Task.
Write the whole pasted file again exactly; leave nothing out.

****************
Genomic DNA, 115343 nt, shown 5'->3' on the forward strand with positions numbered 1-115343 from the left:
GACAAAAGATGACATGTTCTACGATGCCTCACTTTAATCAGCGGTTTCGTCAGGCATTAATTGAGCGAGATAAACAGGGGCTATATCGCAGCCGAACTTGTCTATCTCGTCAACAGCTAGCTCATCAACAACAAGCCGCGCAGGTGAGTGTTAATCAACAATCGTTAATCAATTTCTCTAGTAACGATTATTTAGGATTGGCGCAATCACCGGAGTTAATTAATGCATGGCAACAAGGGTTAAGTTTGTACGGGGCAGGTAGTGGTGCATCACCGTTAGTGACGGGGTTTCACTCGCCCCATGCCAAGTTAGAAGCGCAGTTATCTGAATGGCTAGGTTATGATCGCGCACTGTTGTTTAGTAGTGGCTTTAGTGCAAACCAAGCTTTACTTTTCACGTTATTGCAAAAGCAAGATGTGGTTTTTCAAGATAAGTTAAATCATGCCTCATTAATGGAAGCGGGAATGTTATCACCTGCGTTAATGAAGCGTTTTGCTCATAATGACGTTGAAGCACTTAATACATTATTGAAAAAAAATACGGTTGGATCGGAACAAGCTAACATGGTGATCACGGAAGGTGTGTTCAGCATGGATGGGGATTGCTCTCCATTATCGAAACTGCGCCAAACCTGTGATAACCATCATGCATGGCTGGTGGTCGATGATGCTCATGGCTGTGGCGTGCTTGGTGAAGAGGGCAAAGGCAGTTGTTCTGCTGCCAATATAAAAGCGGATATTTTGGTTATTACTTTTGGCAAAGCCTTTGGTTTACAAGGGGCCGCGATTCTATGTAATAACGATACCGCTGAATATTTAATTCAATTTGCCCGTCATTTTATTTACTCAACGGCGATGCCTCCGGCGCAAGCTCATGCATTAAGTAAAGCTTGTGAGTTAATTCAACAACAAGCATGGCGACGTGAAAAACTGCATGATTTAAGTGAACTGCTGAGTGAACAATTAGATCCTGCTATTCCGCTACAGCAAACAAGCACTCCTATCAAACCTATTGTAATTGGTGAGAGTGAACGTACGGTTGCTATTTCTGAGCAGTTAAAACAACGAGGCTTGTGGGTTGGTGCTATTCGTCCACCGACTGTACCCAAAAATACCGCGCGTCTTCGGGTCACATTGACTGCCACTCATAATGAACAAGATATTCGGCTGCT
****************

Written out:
Genomic DNA, 115343 nt, shown 5'->3' on the forward strand with positions numbered 1-115343 from the left:
GACAAAAGATGACATGTTCTACGATGCCTCACTTTAATCAGCGGTTTCGTCAGGCATTAATTGAGCGAGATAAACAGGGGCTATATCGCAGCCGAACTTGTCTATCTCGTCAACAGCTAGCTCATCAACAACAAGCCGCGCAGGTGAGTGTTAATCAACAATCGTTAATCAATTTCTCTAGTAACGATTATTTAGGATTGGCGCAATCACCGGAGTTAATTAATGCATGGCAACAAGGGTTAAGTTTGTACGGGGCAGGTAGTGGTGCATCACCGTTAGTGACGGGGTTTCACTCGCCCCATGCCAAGTTAGAAGCGCAGTTATCTGAATGGCTAGGTTATGATCGCGCACTGTTGTTTAGTAGTGGCTTTAGTGCAAACCAAGCTTTACTTTTCACGTTATTGCAAAAGCAAGATGTGGTTTTTCAAGATAAGTTAAATCATGCCTCATTAATGGAAGCGGGAATGTTATCACCTGCGTTAATGAAGCGTTTTGCTCATAATGACGTTGAAGCACTTAATACATTATTGAAAAAAAATACGGTTGGATCGGAACAAGCTAACATGGTGATCACGGAAGGTGTGTTCAGCATGGATGGGGATTGCTCTCCATTATCGAAACTGCGCCAAACCTGTGATAACCATCATGCATGGCTGGTGGTCGATGATGCTCATGGCTGTGGCGTGCTTGGTGAAGAGGGCAAAGGCAGTTGTTCTGCTGCCAATATAAAAGCGGATATTTTGGTTATTACTTTTGGCAAAGCCTTTGGTTTACAAGGGGCCGCGATTCTATGTAATAACGATACCGCTGAATATTTAATTCAATTTGCCCGTCATTTTATTTACTCAACGGCGATGCCTCCGGCGCAAGCTCATGCATTAAGTAAAGCTTGTGAGTTAATTCAACAACAAGCATGGCGACGTGAAAAACTGCATGATTTAAGTGAACTGCTGAGTGAACAATTAGATCCTGCTATTCCGCTACAGCAAACAAGCACTCCTATCAAACCTATTGTAATTGGTGAGAGTGAACGTACGGTTGCTATTTCTGAGCAGTTAAAACAACGAGGCTTGTGGGTTGGTGCTATTCGTCCACCGACTGTACCCAAAAATACCGCGCGTCTTCGGGTCACATTGACTGCCACTCATAATGAACAAGATATTCGGCTGCT